We charge our cells phones every night, but how do you recharge your mind? The secret may be in your breath.
Pranayamas are yogic breathing exercises that have the ability to quickly increase our energy, release stress, improve our mental clarity, and improve our physical health.
The Art of Living specialises in teaching pranayama in a clear, simple manner, as well as yoga, meditation, ayurveda and a unique and very powerful breathing technique called Sudarshan Kriya.
Below, we explain what pranayamas are and how they benefit us, and suggest breathing exercises you can learn today.
What is Prana and Where Did Pranayamas Come From?
The ancient Indian system of yoga identified prana as the universal life force or energy which distinguishes the living from the dead, and flows through thousands of subtle energy channels they called ‘nadis’ and energy centers called ‘chakras.’
These original yogic seers observed the power of the breath to increase one’s prana and developed special breathing techniques to increase life energy, maintain health and create a calm, clear state of mind that is conducive for meditation.
Sources of Prana
We get prana from food, rest, breath and by being in a calm, happy frame of mind.
There is more prana in fresh foods than canned, frozen or stale foods. Similarly, vegetarian foods is said to be generally of high prana, while meat, being dead, is considered low or even negative prana.
However, the most direct and immediate source of prana is breath – when our breath stops, we die. And, as we will see in a moment, the way we breathe has a powerful effect on how we feel.
The Effects of High and Low Prana
It was discovered that the quantity and quality of prana and the way it flows through the nadis (subtle energy channels) determines one’s state of mind.
Due to lack of attention, the energy channels in the average person may be partially blocked, making the flow of prana broken and jerky. This results in increased worry, fear, uncertainty, conflict, tension and other negative emotions.
When the prana level is high and its flow is continuous, smooth and steady, then the mind is calm, positive and enthusiastic.
What is Yogic Breathing or Pranayama?
‘Prana’ refers to the universal life force and ‘ayama’ means to regulate or lengthen.
Prana is the vital energy needed by our physical and subtle layers, without which the body would perish. It is what keeps us alive.
Pranayama is the control of prana through the breath. These techniques rely on breathing through the nostrils. The ancient sages of India realized these breathing techniques. Some common pranayamas include Bhastrika, Kapalabhati, and Nadi Shodan pranayama, and you can find links to learn these below.
Practiced correctly, under the right supervision pranayama brings harmony between the body, mind and spirit, making one physically, mentally and spiritually strong.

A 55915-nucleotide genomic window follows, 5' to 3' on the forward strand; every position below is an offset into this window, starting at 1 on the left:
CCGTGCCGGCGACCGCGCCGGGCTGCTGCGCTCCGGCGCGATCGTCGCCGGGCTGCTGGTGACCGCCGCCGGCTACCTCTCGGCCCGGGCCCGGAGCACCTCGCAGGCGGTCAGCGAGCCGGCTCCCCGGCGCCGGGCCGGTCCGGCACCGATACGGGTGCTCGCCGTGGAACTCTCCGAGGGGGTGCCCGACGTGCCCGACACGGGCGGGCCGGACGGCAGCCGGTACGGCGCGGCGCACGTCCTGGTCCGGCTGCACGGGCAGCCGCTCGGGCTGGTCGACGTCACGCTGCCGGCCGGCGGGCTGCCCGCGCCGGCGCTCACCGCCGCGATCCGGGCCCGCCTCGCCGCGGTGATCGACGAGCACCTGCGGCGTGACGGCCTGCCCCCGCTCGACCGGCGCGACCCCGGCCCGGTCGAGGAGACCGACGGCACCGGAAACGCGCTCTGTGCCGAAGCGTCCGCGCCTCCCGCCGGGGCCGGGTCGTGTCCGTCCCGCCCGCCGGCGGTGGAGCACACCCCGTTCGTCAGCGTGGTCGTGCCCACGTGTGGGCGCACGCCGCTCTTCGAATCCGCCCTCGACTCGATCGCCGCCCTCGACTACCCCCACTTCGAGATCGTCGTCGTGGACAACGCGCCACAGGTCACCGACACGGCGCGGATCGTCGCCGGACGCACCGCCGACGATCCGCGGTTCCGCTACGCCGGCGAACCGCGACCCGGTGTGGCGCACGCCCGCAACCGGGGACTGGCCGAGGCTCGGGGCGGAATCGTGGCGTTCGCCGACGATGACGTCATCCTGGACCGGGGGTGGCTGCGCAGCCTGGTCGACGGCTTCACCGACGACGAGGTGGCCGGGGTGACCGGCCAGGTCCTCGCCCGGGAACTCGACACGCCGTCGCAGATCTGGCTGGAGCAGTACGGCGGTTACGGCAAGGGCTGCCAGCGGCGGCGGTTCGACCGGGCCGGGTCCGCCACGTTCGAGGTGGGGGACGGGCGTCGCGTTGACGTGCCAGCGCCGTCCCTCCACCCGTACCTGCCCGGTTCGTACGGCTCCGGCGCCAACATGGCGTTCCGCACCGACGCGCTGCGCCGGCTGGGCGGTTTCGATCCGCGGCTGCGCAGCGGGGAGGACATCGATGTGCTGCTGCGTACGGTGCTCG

Benefits Of Pranayamas (Breathing Exercises)
The key to healthy and happy living may lie in right breathing. When we attend to our breath, it brings us to the present moment, increases our self-awareness, and brings a sense of calm.
Pranayama goes a step further than simple awareness of the breath, using specific rhythms and techniques to bring us numerous benefits on the mental, emotional and physical levels.
- Calms the mind, reducing worries and anxieties
- Improves focus and attention, removing brain fog
- Increases energy, bringing enthusiasm and positivity
- Boosts the immune system
- Rejuvenates the body and mind
- May even slow down the aging process
NOTE: Over 60 independent studies have been done on Art of Living’s combination of Pranayamas and Sudarshan Kriya breathing, demonstrating numerous impressive health benefits.
Why Pranayamas Are Effective for Emotion Regulation
At a conference in Germany, Sri Sri Ravi Shankar, founder of the Art of Living Foundation, explained the connection between breath and emotions:
- “Our breath is linked to our emotions. For every emotion, there is a particular rhythm in the breath. So, while you cannot directly harness your emotions, with the help of breath you can do that.
- If you are in theater, you would know that a director asks you to breathe faster when you have to show anger. If you have to show a serene scene, director would tell you to breathe softer and slower.
- If we understand the rhythm of our breath, we are able to have a say over our mind, we can win over any negative emotions like anger, jealousy, greed, and we are able to smile more from our heart.”
One scientific study by Phillipot and colleagues (Philippot, P., G. Chapelle, and S. Blairy, Respiratory feedback in the generation of emotion. Cognition & Emotion, 2002. 16(5): p. 605-627.) showed that this mimicking of angry, sad or happy breathing patterns can in fact create the corresponding emotional states within us.
Pranayama works on this very principle. Rather than allowing our emotions to change our breathing patterns, through skillful use of the breath we can actually transform our emotional states. Given how difficult it is to control our emotions, using specific yogic breathing techniques to transform overpowering and negative emotions becomes a powerful tool for enhancing wellbeing and inner peace.